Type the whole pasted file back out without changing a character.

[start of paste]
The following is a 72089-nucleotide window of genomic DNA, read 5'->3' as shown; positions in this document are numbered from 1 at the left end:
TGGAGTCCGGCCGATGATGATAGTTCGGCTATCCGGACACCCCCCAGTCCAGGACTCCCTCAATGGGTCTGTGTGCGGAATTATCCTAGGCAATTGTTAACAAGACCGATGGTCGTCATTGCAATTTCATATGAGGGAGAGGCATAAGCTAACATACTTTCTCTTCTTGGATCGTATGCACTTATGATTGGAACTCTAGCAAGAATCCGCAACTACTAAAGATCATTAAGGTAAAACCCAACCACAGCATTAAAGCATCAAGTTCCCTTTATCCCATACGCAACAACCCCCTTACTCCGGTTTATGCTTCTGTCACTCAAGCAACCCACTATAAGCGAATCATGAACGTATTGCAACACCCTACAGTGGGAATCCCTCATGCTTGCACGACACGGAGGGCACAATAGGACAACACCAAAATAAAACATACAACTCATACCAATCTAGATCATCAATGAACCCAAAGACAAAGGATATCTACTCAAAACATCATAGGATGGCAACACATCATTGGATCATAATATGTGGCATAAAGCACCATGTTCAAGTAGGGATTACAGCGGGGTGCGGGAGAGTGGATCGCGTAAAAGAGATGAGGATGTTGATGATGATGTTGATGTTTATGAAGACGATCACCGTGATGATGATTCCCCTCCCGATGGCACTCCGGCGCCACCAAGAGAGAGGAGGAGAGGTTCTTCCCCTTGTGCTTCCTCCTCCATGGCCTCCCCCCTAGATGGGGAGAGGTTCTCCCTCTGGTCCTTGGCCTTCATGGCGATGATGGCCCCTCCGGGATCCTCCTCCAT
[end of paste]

The following is a 72089-nucleotide window of genomic DNA, read 5'->3' as shown; positions in this document are numbered from 1 at the left end:
TGGAGTCCGGCCGATGATGATAGTTCGGCTATCCGGACACCCCCCAGTCCAGGACTCCCTCAATGGGTCTGTGTGCGGAATTATCCTAGGCAATTGTTAACAAGACCGATGGTCGTCATTGCAATTTCATATGAGGGAGAGGCATAAGCTAACATACTTTCTCTTCTTGGATCGTATGCACTTATGATTGGAACTCTAGCAAGAATCCGCAACTACTAAAGATCATTAAGGTAAAACCCAACCACAGCATTAAAGCATCAAGTTCCCTTTATCCCATACGCAACAACCCCCTTACTCCGGTTTATGCTTCTGTCACTCAAGCAACCCACTATAAGCGAATCATGAACGTATTGCAACACCCTACAGTGGGAATCCCTCATGCTTGCACGACACGGAGGGCACAATAGGACAACACCAAAATAAAACATACAACTCATACCAATCTAGATCATCAATGAACCCAAAGACAAAGGATATCTACTCAAAACATCATAGGATGGCAACACATCATTGGATCATAATATGTGGCATAAAGCACCATGTTCAAGTAGGGATTACAGCGGGGTGCGGGAGAGTGGATCGCGTAAAAGAGATGAGGATGTTGATGATGATGTTGATGTTTATGAAGACGATCACCGTGATGATGATTCCCCTCCCGATGGCACTCCGGCGCCACCAAGAGAGAGGAGGAGAGGTTCTTCCCCTTGTGCTTCCTCCTCCATGGCCTCCCCCCTAGATGGGGAGAGGTTCTCCCTCTGGTCCTTGGCCTTCATGGCGATGATGGCCCCTCCGGGATCCTCCTCCAT